Why electoral reform would hurt Quebec - Macleans.ca

Why electoral reform would hurt Quebec

Could Quebec’s place in the federation decline in the coming years?

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Here’s an interesting study that, combined with Andrew’s argument the Conservative victory is rooted in the West and Ontario, bolsters the notion Quebec’s place in the federation could be in decline over the coming years. Under the catchy title “Representation and regional redistribution in federations,” political scientists Tiberiu Dragu and Jonathan Rodden show that over-represented regions in a federation tend to get a greater share of federal funds. So the more politicians a province sends to the central government, the more money it can expect from the federation. Dragu and Rodden give two reasons for this: increased representation “increases a region’s proposal power, and it makes a region a more attractive coalitional partner for other proposers. Both of these effects work unambiguously in the same direction.”

What’s most interesting is that the multi-country* study rules out other qualities, like wealth, as defining factors in how spending is allocated. “It is particularly useful that our federations include some cases in which rich states are over-represented, some cases in which poor states are over-represented, and some in which there is no relationship between income and representation,” the authors write. “We show that the connection between representation and grants is strong in each of these settings.”

In Canada, where the poorest provinces are the most over-represented, the federal system takes on a progressive quality. That is, the money flows from the rich to the poor. But the opposite is true in Argentina and Mexico, where wealthy provinces have the most seats in government. There, the relatively rich regions are the greatest beneficiaries of federal spending.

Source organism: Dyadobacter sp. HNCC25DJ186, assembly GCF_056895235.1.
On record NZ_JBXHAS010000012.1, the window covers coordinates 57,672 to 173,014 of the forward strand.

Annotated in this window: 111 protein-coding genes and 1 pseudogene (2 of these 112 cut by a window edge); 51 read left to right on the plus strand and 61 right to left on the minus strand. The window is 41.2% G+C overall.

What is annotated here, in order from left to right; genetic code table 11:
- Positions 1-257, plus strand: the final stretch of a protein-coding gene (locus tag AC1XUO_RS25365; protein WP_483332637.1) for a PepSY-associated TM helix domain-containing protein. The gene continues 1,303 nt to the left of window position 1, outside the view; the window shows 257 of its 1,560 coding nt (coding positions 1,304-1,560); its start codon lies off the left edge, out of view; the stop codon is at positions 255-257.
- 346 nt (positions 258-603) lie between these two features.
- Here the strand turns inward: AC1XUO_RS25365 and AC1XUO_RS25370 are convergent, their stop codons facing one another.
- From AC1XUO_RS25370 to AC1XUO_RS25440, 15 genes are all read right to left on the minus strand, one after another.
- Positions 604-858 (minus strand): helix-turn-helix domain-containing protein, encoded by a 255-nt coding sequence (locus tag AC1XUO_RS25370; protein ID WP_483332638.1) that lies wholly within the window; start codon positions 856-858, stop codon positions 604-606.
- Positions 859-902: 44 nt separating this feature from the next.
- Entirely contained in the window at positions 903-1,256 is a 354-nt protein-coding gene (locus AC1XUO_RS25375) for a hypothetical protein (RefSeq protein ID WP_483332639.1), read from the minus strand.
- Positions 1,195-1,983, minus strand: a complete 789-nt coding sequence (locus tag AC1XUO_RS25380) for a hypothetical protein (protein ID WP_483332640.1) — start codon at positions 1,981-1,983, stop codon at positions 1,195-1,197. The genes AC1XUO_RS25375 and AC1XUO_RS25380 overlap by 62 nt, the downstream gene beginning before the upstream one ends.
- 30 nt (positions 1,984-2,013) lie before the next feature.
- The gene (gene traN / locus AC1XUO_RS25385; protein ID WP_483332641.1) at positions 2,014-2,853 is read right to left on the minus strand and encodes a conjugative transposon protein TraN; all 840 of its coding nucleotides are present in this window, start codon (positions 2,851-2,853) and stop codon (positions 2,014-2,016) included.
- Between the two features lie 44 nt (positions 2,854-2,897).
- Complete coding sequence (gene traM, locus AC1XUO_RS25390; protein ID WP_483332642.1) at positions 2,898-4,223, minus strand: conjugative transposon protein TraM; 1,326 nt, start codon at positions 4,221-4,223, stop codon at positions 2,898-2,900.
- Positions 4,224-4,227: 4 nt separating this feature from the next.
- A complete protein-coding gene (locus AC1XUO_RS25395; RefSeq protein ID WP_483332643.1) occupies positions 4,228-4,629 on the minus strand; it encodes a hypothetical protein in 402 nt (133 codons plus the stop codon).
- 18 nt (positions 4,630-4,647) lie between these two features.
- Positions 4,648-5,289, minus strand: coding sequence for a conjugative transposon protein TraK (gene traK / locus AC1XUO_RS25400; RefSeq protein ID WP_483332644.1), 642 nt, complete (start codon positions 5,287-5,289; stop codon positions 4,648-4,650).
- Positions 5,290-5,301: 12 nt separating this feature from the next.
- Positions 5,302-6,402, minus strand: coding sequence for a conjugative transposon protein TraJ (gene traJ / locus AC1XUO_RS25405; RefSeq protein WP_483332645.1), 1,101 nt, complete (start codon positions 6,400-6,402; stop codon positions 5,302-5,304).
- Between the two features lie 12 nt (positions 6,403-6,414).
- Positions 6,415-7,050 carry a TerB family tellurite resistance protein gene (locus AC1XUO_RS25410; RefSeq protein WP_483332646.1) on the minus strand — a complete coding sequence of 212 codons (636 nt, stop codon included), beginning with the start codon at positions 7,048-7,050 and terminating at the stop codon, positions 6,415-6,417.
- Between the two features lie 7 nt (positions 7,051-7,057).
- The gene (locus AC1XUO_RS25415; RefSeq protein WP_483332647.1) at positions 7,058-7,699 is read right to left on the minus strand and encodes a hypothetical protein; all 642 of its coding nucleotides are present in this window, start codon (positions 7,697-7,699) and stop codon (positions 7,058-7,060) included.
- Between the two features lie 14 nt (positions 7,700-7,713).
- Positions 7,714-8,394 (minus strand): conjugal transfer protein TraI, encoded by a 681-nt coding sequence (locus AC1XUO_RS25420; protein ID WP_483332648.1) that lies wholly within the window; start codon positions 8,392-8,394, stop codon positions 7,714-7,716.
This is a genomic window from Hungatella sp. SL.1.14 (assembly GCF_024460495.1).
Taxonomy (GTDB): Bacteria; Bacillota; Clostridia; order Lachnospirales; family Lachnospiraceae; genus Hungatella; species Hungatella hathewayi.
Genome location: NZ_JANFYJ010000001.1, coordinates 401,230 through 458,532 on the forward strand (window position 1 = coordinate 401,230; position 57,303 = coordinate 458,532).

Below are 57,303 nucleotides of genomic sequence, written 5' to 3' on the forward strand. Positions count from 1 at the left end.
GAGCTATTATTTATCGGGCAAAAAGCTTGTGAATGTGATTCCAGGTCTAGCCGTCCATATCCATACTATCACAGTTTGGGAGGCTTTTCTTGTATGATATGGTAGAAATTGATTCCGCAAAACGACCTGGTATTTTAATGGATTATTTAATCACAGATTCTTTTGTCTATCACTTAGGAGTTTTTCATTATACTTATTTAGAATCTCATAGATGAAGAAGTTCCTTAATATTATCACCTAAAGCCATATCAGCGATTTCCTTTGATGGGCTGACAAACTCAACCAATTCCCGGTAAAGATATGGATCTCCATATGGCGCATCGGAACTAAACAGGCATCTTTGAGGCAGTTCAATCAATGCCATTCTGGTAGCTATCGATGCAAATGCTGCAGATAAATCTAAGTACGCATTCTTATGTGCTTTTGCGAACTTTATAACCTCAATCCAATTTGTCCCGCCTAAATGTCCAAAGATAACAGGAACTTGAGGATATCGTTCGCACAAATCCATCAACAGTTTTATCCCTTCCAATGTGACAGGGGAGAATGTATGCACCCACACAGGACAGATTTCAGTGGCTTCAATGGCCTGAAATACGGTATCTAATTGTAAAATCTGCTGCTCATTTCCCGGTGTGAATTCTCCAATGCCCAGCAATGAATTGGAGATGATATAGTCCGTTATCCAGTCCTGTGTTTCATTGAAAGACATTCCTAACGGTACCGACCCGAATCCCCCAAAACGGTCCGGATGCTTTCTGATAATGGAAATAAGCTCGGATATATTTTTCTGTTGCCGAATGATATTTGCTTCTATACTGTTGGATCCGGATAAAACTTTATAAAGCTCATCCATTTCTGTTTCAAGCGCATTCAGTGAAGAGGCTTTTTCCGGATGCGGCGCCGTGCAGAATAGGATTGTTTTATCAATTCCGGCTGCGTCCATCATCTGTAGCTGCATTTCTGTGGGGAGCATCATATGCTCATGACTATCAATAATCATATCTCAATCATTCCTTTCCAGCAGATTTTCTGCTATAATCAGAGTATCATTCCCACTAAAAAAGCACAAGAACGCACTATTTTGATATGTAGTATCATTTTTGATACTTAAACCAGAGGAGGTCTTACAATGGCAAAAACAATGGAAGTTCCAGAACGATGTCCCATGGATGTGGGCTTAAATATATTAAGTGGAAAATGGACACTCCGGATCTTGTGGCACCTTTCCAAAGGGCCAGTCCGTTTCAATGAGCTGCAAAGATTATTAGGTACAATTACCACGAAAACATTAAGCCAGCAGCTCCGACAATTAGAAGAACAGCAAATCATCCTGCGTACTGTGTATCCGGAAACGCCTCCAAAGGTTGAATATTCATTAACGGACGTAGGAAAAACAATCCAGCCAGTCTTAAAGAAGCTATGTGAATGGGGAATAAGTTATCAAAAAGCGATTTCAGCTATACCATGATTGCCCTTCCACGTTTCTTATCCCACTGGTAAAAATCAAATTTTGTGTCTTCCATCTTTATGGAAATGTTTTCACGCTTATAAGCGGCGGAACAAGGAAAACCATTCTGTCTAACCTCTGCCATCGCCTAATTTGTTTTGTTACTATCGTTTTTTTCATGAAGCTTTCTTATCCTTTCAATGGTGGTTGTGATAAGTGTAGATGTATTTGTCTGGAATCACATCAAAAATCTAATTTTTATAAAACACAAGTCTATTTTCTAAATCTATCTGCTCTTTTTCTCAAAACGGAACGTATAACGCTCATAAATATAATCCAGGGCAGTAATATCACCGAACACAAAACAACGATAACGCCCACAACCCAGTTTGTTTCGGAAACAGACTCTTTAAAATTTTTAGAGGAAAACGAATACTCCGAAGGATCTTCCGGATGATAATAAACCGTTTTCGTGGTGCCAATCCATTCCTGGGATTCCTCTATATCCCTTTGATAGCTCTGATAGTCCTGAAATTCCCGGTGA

The reason this is important to Quebec is that the Conservatives are likely to preside over a re-alignment in the House of Commons that will see an increase in the number of seats for Ontario and the West, i.e. the regions that elected them. The re-alignment proposed last spring—and staunchly opposed by the now-irrelevant Bloc Québécois—would see Ontario get 18 new seats, Alberta get five and British Columbia seven, for a new total of 338 MPs. The Bloc didn’t like the idea because it would strip Quebec of the slight advantage it currently holds in terms of representation.

With 75 MPs out of 308 (24.4 per cent), Quebec is currently over-represented in the House of Commons with respect to its overall share of the population (23.2 per cent). However, if the House were to grow to 338 seats, Quebec’s share of seats would shrink to 22.2 per cent, meaning it would—at least immediately—be under-represented. I say “at least immediately” because the seat re-allocation is supposed to reflect a long-term demographic shift under which Quebec’s share of Canadian population is projected to decline.

The only saving grace for Quebec is that its regional rivals would continue to be under-represented: the share of MPs from Ontario, home to 38.7 per cent of Canadians, would grow from 34.4 per cent to 36.7 per cent; Alberta (10.9 per cent of the population) would go from having 9.1 per cent of MPs to 9.8 per cent; and B.C. (13.3 per cent of the population) would go from having 11.7 per cent of MPs to 12.7 per cent. So the change would go a long way to narrowing the gap even if it suggests federal spending will continue to be progressive. For Quebec, the change could translate into significantly fewer federal dollars, giving Ottawa more leeway to—as the Conservatives themselves like to put it—’deliver the goods’ to those mostly wealthy regions in the ROC that elected them. Better fire up those gazebo factories—Alberta’s gonna need a few.

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*The study used data on intergovernmental grants, population, land area, legislative representation, and real gross provincial product from 24 Argentine provinces (1980- 2001), eight Australian states and two territories (1970-2001), 27 Brazilian states (1986-2001), 10 Canadian provinces (1968-1997), 10 German Laender prior to unification (1970-1990), and 16 thereafter (1991-2003), 32 Mexican states (1993-2006), 17 Autonomous Communities in Spain (1984-2001), 26 Swiss Cantons (1980-2008), and 50 U.S. states (1977-1997).